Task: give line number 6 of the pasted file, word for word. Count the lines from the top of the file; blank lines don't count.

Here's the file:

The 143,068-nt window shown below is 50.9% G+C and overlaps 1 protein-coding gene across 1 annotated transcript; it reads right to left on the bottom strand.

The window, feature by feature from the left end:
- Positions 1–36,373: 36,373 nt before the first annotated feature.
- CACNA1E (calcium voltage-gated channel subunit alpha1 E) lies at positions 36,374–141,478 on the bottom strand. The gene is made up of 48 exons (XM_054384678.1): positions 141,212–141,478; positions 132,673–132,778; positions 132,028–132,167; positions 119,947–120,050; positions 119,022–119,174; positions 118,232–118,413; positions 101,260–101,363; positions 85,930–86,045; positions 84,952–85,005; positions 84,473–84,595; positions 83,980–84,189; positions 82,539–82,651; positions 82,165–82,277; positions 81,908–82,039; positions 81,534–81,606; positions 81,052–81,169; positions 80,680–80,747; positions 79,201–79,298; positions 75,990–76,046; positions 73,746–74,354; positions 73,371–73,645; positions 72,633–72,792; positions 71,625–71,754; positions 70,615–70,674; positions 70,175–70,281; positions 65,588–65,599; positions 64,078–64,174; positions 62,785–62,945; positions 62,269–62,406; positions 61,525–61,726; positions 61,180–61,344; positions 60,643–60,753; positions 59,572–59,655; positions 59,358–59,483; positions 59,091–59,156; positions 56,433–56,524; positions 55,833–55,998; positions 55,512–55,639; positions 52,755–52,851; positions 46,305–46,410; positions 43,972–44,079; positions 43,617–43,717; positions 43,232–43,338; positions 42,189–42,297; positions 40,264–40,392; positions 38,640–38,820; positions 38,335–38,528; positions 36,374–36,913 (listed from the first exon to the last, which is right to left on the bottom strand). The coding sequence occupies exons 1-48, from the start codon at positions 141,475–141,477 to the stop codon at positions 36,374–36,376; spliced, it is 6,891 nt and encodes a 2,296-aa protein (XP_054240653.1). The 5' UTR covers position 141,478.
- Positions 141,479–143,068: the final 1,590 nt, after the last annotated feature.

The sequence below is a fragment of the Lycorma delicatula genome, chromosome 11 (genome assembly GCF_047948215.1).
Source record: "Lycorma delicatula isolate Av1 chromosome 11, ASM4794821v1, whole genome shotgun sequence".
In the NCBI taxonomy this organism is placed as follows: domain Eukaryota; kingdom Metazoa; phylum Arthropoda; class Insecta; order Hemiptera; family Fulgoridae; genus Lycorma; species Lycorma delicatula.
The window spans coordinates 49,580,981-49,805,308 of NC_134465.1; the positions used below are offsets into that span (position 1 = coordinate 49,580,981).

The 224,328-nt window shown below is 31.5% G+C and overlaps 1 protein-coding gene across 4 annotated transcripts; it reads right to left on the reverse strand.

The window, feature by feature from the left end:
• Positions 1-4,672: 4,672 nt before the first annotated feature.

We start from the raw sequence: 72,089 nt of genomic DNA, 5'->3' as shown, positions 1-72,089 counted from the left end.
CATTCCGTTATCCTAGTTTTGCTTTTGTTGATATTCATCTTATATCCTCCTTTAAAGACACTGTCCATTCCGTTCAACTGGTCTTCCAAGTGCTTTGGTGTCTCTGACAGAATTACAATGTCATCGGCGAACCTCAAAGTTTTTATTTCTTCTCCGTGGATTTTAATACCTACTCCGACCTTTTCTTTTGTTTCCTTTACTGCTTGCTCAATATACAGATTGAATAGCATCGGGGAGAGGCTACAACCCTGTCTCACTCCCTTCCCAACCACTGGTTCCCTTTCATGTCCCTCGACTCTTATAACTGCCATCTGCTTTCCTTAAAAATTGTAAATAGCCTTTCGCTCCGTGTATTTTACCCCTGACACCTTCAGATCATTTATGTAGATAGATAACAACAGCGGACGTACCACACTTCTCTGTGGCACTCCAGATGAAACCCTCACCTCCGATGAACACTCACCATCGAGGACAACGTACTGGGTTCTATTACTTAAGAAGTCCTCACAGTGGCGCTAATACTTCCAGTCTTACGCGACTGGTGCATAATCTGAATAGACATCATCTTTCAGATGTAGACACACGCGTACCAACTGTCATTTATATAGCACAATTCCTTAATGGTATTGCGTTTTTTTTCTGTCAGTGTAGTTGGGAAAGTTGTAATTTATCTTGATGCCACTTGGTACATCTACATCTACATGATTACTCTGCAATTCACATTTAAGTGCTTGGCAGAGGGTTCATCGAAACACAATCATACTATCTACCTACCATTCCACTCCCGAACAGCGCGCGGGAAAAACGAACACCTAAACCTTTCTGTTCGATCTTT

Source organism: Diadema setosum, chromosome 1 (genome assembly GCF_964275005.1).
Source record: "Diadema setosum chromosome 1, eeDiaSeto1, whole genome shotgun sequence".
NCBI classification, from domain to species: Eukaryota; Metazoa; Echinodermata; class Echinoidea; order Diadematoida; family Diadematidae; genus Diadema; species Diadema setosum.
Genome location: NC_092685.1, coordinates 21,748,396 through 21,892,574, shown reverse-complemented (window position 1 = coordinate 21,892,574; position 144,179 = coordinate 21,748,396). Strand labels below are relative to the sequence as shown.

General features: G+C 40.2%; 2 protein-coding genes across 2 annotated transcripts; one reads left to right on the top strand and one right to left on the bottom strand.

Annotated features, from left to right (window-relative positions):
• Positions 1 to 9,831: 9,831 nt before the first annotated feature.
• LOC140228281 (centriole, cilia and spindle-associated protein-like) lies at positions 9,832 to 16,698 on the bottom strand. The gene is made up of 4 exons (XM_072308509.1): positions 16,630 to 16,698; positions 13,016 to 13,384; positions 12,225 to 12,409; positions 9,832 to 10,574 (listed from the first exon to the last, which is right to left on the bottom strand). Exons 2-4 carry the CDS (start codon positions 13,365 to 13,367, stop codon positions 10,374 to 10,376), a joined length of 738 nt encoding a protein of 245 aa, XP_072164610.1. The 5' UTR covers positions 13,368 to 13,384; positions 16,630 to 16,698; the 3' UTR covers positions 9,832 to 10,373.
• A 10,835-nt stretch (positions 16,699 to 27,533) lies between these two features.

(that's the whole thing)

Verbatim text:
The sequence below is a fragment of the Lycorma delicatula genome, chromosome 11 (genome assembly GCF_047948215.1).